The answer was researched by comparing the percent benefit paid by six popular health plans in North Carolina on 10 prescription medications, five of which were commonly used by females, and five of which were commonly used by males. A list of possible drugs targeted to each gender was narrowed down to cover a wide range of FDA approved indications for each gender and specific drugs studied were chosen using their FDA labeling. The six health plans included in the study were selected based on their patient volume for prescription drugs. Those studied included Blue Advantage by Blue Cross and Blue Shield of North Carolina, Cigna Healthcare of North Carolina, Partners National Health Plan of North Carolina, United Healthcare of North Carolina, North Carolina Teachers’ and State Employees’ Major Medical Five medications were selected as being drugs commonly used by male patients to include in the evaluation. Androderm® (transdermal testotsterone), is indicated by the FDA for testosterone replacement therapy in men for conditions associated with a deficiency or absence of testosterone. The product has not been evaluated in women and therefore is not recommended for use in women. A 30- patch supply of the 5 mg strength was used in the study as a 30-day supply unless otherwise stated. Flomax® (tamsulosin) is indicated for the treatment of the signs and symptoms of benign prostatic hyperplasia (BPH) or enlarged prostate, but is not indicated for the treatment of hypertension, and thus is not indicated for use in women. Thirty dosage units of Flomax® were considered a 30 day supply for the study unless otherwise stated. Muse® (urethral alprostadil) is a urethral suppository with FDA indication for the treatment of erectile dysfunction. One box (6 suppositories) of the 125 mcg strength was considered a 30 day supply in this study unless noted otherwise. Propecia® (finasteride) is for the treatment of male pattern hair loss (androgenetic alopecia) in men only. Unless otherwise noted, a 30 days supply was considered to be 30 dosage units of 1 mg for this study. Viagra® (sildenafil) is FDA indicated for the treatment of erectile dysfunction and may only be used in men according to FDA indication. For this study, a 30-day supply was considered 5 dosage units of 50 mg unless otherwise Five drugs were also selected for the evaluation of benefits to women. Diflucan® (fluconazole) has FDA indication for the treatment of vaginal candidiasis (vaginal yeast infections due to Candida), Oropharyngeal and esophageal candidiasis and Cryptococcal meningitis. The recommend dose for vaginal candidiasis is 150 mg once and therefore, 4 of these were considered a 30- day supply unless otherwise noted for this study as women more frequently use this dose than men. Evista® (raloxifene) is indicated for the treatment and prevention of osteoporosis in postmenopausal women. There is no FDA indication for its use in men and the risk of suffering a bone fracture due to osteoporosis over the course of life is about 40% for women, and 13% for men. Thirty dosage units of Evista® were considered a 30-day supply for the purpose of this study unless otherwise noted. Nolvadex® (tamoxifen) is indicated for the treatment of metastatic breast cancer in women and men, to reduce the incidence of breast cancer and to treat other related diseases. A 30-day supply of thirty, 20 mg dosage units of the medication in a generic equivalent was used in this study unless otherwise specified. Ortho Tri-Cyclen® (ethinyl estradiol/norgestimate) is FDA indicated for the prevention of pregnancy in women who elect to use oral contraceptives as a method of contraception and for the treatment of moderate acne vulgaris in females, ≥ 15 years of age, who have no known contraindications to oral contraceptive therapy, desire contraception, have achieved menarche, and are unresponsive to topical anti-acne medications. One pack of 28 pills was considered a 30-day supply unless otherwise noted for this study. Premarin® (conjugated estrogens) is indicated for the treatment of vasomotor symptoms associated with menopause, vaginitis, kraurosis vulvae, female hypo-gonadism, primary ovarian failure, breast cancer palliation, palliation prosthetic carcinoma, postpartum breast engorgement, abnormal uterine bleeding due to hormonal imbalance in the absence of organic pathology. For this study, a 30-day supply was considered 30 dosage units of the 0.625mg strength unless otherwise stated. Please refer to Table 1. To calculate the benefit provided by each health plan on the ten medications, the payment made by the health plan was divided by the total charge for each prescription. The total charge was calculated using the amount accepted by the health plan as the cost of the medication plus the fee paid to the pharmacy by the health plan for each dispensing of a prescription. The payment made by the health plan was calculated by subtracting the co-pay paid by the patient from the total charge for each prescription. Not every product was covered by every health plan reviewed. Some plans, while not declining to cover the medication, provided no benefit to the patient. Many plans also decreased their benefit by limiting the amount of United Healthcare of North Carolina did not cover Propecia®. Due to this, the benefit would actually be 0%, however since the product was listed as not covered, it was not included in the average. They limited the number of Diflucan® dispensed to 1 tablet each time, therefore the benefit was calculated using the cost and co-pay for 1 tablet. Although the drug product was not listed as not covered United Healthcare patients are required to pay the total charge of their Diflucan® as their co-pay. Because the benefit was 0, it was not included in the average. If the 0% benefit was included in the average since the product was listed as covered, however, the benefit would be only 45.9% for female patients. State Employees did not cover Muse®, Propecia® or Viagra®, and therefore these were benefits of 0% and were not included in the average. Premarin® had a percent benefit of 0 however it was not listed as not covered by the health plan. The benefit of zero was not included in the average. However, including the benefit of 0% brings the average down to 40.7% for female patients The Partners plan did not cover Muse®, Propecia® or Viagra® and these were not included in the average percent benefit calculations. The plan limited Diflucan® to 2 tablets per dispensing and therefore the calculations were made on only 2 tablets. Partners did not cover the generic equivalent for Nolvadex®, tamoxifen, however they did cover the brand name product and the calculations were based on the cost and co-pay for the brand name medication. Cigna Healthcare also did not cover Muse®, Propecia® or Viagra® and none of these were included in the average benefit. Diflucan® was limited to 2 tablets per dispensing and the percent benefit reflects the calculations based on 2 tablets. Patients with the Cigna plan were required to pay the total charge of their Ortho Tri-Cyclen® as well as the 2 tablets allowed for Diflucan® and therefore the benefit was 0, however this was not calculated into the average percent benefit. The average benefit to female patients with Cigna Health plans drops to 33.9% when the 0% benefits are included. The Blue Advantage plan required patients to pay the total charge of their Propecia®, Diflucan®, and Premarin ® therefore, these prescriptions had a zero percent benefit and was not calculated into the average percent benefit. Only 4 Viagra® tablets were allowed per month and only 4 Muse® suppositories were covered. If the prescriptions that had a zero percent benefit were included in the average, the average benefit for women becomes 25.5% and the benefit for men Conclusion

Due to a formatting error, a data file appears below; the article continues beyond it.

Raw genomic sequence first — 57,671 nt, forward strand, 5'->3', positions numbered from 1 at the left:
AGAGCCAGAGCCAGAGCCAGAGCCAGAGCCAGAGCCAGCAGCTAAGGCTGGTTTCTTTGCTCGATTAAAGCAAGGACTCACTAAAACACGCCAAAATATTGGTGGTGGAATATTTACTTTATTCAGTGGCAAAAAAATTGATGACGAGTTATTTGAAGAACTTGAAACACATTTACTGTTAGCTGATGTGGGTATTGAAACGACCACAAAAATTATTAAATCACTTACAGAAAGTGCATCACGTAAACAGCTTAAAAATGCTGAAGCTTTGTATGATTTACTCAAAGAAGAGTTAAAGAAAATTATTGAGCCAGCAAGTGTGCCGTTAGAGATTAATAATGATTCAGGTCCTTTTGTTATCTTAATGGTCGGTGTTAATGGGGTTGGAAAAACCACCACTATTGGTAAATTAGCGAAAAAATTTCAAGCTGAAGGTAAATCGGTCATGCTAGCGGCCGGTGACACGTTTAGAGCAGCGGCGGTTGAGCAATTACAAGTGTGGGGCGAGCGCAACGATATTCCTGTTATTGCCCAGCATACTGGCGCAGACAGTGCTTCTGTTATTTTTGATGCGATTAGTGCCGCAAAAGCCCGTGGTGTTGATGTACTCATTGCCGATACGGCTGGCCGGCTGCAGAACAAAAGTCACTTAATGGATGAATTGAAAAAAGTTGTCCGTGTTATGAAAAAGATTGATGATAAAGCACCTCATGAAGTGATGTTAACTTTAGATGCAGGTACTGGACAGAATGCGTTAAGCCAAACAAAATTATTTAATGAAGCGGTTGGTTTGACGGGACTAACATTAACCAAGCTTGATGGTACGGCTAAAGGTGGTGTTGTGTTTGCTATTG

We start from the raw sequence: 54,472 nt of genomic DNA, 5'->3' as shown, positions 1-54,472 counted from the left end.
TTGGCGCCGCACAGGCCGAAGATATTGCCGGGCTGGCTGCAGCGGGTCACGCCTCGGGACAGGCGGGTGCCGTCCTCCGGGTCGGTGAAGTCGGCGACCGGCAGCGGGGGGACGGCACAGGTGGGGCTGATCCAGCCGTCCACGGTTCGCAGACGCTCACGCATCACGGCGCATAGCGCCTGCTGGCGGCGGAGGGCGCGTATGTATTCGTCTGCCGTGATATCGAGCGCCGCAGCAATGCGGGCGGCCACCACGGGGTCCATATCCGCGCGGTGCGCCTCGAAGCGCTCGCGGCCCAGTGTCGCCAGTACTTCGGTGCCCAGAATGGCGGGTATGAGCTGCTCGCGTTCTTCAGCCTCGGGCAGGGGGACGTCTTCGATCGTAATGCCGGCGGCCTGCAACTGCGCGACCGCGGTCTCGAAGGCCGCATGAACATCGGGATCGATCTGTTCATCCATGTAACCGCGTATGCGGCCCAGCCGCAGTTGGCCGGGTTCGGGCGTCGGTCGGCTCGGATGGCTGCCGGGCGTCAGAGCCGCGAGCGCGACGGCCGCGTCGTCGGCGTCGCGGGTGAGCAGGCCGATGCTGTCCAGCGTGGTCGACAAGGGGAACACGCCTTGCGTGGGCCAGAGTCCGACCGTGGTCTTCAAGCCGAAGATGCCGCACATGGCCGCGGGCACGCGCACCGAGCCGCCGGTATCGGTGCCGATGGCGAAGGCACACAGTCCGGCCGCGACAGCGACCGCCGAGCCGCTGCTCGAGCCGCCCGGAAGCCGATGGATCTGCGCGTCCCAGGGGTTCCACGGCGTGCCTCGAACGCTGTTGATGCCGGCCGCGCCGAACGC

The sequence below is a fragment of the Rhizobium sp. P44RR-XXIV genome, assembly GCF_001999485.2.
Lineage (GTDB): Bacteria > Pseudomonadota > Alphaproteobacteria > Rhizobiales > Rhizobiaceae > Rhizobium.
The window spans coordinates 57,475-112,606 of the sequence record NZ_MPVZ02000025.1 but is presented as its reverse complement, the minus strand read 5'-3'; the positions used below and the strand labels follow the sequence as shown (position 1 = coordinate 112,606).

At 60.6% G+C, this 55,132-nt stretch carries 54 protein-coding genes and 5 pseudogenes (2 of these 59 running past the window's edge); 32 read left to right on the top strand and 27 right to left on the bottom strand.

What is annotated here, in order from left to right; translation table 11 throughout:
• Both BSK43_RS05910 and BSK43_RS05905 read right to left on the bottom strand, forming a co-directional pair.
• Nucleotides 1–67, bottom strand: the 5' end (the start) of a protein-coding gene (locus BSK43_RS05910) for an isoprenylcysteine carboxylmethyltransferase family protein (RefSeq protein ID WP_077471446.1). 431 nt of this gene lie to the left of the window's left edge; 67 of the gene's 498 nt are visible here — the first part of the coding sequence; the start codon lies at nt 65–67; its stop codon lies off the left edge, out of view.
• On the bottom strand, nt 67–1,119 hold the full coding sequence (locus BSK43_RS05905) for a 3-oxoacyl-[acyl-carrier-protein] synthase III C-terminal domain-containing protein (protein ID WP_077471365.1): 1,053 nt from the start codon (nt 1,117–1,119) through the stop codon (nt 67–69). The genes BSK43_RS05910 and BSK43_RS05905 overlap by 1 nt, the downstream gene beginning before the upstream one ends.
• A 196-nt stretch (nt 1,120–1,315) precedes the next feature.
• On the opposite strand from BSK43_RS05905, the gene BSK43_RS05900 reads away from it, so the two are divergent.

This study shows there is significant variability between different health plans and how much benefit they provide to their patients. It also indicates that these benefits are different depending on gender. Two of the five plans examined had higher benefits for the female patients. While Cigna showed a small difference of 4.2% between the genders, Partners had a difference of 10.2%. The other three plans included in the showed greater benefits to the male patients. United Healthcare showed benefits that were 1.4% higher for males, which was the most fair according to this study. NC Medicaid had a 2.1% difference in favor of male patients. State Teacher’s and Employees was 14.8% different between the genders favoring the males. Blue Advantage was 25.5% different between the If the medications which were included by the plans but provided a 0% benefit to the patients were included, only Partners provides its female patients with a greater benefit than its male patients. There is an 18.5% decrease for female patients under the Cigna plan, a 12.9% decrease for females with United Healthcare, and a 24.9% disadvantage to State Employee covered females. Male patients have a 7.7% decrease and female patients have a 38.3% decrease for the Acknowledgments
Deborah Ross, House of Representatives, NC General Assembly, Rebecca W. Chater, RPh, MPH, FAPhA, Betty H. Dennis, BS, MS, PhramD References
www.ncga.state.nc.us
www.Viagra.com-
www.Propecia.com
www.vivus.com
www.flomax-bph.com
www.androderm.com
www.diflucan.com
www.who.int
www.nolvadex.com
www.ortho-mcneil.com
Disclaimer

The text in this article is that of the author’s alone. This material is not a
resolution, position or statement of the North Carolina Board of Pharmacy.
Reprint Address
Anna C. Naples
24 Warbler Lane
Durham, NC 27712
Not covered Not covered Not covered Not covered 52.4
61.9
58.9
65.6
95.5 50.35
40.3**
93.4 63.8
45.9** 40.66**
Benefit Comparisons
Table 1. Percent benefits by health plan, averages by gender included excluding
0% benefits. * This means that 84.9% of the total charge was paid by the Health
Plan ** Average including 0% benefits.

Source: http://www.ncbop.org/about/Student%20Projects/GenderDetrimentsInHealthPlanBenefits.pdf